If you've just wrapped up your solar eclipse experience, it's possible that you might have a little headache. Is getting a headache after the eclipse a sign of something more serious? Star Sign Style reported that having physical symptoms before, during, and after an eclipse is totally normal. In fact, you might experience everything from headaches and fatigue to vivid dreams, sleepwalking, flu-like symptoms, and sensitivity to electronic devices.
If you followed a safe eclipse protocol — wearing NASA, ISO-certified solar eclipse glasses, or other approved eclipse viewer — and now you have a headache, that's totally normal. I felt a little nauseous after witnessing the eclipse, and even though I know this is normal as someone who suffers from migraines, I panicked a little and began to doubt my eclipse glasses — even though I tested them to make sure they weren't knockoffs.
"Increased sun sensitivity may trigger a headache, so minimize exposure to sunlight and sun lamps and wear sunscreen," the website Sinus Wars noted. "Too much exposure to the sun may predispose you to headaches. When you sit, work, or spend time in the sun, your head nerves and tissues change their mode, affecting the nerve endings causing pain on either sides or the front of the head."
You might be thinking you didn't stare at the sun that long. While this is true, how often do you ever stare directly at the sun more more than a few seconds? Probably never. If you're feeling unwell, it's best to drink some water. Sun-sensitive people who venture outdoors between the peak hours of 10 a.m. and 2 p.m. can get easily dehydrated, according to Sinus Wars.
Additionally, the Miami Headache Blog reported that flickering light from the sun can induce a headache. "The heat and light can become so intense that it can cause disruptions within the brain. If adequate measures are not taken in the form of protecting the eyes and shielding the head, the result can be a debilitating migraine."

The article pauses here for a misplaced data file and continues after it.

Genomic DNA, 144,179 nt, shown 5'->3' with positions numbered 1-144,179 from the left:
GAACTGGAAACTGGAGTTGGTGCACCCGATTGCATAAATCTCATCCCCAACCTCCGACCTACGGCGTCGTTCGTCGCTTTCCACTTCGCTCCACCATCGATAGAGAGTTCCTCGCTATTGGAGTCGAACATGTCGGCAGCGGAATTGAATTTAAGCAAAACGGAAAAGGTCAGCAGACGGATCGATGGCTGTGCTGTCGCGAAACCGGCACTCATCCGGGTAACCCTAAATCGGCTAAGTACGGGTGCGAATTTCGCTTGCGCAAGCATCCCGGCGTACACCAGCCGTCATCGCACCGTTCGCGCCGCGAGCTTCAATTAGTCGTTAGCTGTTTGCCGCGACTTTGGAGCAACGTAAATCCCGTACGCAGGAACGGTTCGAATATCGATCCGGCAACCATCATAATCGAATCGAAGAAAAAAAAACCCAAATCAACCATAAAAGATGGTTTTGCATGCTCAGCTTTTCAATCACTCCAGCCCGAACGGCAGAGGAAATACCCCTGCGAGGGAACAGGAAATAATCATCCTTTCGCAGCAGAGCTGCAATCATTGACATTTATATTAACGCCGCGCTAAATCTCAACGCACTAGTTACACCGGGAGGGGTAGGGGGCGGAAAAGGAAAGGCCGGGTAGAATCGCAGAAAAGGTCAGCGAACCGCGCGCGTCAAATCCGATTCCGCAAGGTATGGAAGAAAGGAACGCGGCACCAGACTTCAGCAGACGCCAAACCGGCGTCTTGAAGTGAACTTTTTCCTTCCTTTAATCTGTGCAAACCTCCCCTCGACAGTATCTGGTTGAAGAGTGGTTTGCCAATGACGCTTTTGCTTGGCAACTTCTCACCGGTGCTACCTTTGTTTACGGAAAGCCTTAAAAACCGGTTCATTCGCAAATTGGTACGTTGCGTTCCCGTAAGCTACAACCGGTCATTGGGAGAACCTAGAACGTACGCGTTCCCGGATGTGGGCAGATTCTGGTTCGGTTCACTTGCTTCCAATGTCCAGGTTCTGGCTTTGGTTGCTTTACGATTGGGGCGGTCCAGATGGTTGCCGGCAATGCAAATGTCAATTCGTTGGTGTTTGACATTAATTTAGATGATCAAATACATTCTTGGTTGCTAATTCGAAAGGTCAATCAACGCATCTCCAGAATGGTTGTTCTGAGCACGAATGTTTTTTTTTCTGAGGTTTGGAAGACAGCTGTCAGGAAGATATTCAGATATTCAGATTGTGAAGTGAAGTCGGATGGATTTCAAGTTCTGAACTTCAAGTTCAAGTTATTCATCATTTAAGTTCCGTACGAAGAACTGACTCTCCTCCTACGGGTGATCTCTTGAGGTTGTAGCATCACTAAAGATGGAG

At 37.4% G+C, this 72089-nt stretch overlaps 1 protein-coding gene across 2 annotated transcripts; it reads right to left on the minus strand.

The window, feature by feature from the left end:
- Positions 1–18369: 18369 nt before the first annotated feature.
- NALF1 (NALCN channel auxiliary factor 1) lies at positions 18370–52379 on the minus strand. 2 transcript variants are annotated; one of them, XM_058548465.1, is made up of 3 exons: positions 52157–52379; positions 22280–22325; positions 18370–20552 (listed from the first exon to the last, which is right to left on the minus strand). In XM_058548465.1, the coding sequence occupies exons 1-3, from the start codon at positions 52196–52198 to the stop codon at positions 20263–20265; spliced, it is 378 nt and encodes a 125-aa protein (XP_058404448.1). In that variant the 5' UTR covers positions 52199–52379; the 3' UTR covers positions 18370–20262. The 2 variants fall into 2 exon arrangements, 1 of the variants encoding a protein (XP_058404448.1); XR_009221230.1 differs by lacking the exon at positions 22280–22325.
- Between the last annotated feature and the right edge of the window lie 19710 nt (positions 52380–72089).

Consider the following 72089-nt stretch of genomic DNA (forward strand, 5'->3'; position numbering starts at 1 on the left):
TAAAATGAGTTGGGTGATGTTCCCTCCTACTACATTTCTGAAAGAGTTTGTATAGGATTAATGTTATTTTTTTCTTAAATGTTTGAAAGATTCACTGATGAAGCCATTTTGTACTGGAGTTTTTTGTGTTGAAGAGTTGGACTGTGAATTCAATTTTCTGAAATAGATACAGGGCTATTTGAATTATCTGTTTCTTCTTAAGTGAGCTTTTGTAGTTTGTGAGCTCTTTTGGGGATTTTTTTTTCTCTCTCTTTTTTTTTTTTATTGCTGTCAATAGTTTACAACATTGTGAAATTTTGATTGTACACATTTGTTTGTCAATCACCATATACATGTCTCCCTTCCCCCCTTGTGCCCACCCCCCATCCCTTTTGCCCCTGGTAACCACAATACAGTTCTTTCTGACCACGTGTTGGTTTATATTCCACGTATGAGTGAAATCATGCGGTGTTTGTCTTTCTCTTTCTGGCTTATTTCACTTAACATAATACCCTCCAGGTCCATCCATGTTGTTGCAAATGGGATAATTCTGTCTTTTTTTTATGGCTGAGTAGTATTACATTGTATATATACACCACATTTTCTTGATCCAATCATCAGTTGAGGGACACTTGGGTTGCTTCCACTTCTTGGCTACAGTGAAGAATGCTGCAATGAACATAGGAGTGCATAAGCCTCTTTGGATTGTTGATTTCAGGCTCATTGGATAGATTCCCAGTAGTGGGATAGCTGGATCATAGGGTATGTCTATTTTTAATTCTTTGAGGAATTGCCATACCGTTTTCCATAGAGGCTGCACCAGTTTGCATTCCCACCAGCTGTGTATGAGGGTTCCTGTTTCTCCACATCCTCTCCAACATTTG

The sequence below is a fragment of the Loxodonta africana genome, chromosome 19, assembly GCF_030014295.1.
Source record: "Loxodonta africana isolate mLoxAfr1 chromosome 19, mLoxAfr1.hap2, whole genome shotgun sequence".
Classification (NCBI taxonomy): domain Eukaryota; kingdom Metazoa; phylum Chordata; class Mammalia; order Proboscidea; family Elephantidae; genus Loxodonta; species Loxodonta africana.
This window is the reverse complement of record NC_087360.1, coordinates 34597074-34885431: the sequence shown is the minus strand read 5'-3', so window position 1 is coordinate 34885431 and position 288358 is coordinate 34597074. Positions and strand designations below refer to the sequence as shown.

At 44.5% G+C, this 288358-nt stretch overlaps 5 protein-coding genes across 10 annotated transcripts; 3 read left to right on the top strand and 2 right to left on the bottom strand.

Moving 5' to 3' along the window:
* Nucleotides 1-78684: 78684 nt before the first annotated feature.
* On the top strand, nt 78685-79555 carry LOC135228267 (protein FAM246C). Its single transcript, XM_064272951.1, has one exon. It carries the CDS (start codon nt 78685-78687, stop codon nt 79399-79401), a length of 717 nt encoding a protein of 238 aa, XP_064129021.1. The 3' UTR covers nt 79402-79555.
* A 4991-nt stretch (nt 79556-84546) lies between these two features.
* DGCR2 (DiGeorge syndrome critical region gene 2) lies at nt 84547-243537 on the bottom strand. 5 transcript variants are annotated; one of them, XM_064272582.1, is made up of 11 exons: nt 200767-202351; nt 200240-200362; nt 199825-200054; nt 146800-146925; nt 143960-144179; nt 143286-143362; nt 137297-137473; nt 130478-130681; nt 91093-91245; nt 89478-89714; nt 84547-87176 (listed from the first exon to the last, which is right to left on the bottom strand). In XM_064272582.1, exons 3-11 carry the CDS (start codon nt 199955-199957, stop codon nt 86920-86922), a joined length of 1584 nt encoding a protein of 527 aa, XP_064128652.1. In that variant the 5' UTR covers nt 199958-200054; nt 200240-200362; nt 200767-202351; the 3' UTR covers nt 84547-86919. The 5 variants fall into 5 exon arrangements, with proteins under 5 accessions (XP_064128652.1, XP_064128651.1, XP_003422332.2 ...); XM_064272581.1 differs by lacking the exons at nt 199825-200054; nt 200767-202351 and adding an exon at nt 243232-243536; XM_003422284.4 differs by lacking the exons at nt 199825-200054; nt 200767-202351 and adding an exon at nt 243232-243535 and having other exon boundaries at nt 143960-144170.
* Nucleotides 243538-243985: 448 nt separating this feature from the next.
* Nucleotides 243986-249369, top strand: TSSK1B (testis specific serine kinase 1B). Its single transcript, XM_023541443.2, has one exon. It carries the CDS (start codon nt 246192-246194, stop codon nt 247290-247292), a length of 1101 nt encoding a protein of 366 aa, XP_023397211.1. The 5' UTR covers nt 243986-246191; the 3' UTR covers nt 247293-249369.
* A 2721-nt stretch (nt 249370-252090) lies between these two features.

If you've never had a migraine, you're probably just experiencing a regular headache, which while uncomfortable is not serious. If you're not sure, the differences between a regular headache and a migraine are pretty clear. Personally, the pain and nausea that come from a migraine make me feel like I want to throw up, and sometimes I do. Light feels like razors slicing my eyes, and even the slightest noise can make it feel like someone is repeatedly punching me in the back of the head. Kind of like this.
If this is what's happening to you, you might need to see a doctor if the feeling doesn't subside after taking over-the-counter medication, and lying down in a dark room with an ice pack on your head.
According to Cure Joy, heat can also trigger tension headaches. If you spent several minutes with your face tilted upward toward the sun, which is not your normal posture, this could be what's causing your "eclipse headache."
"People prone to tension-type headaches, which are caused by stress, dehydration, skipping meals, or bright sunlight, may also be affected by summer heat, especially if any or several of these triggers are already present," Cure Joy noted.
Additionally, the energy of the eclipse itself can make you feel ill. Star Sign Style wrote that feeling flu-like symptoms, including headaches, body aches, and fatigue, can be a result of the huge swath of cosmic energy you've just exposed yourself to. This is why it's important to practice self care after an eclipse.
If you're feeling a kind of pain you've never experienced before, or you viewed the eclipse without protective eyewear, and now feel ill — it's best to err on the side of safety and check in with a doctor. You can even contact one via an app.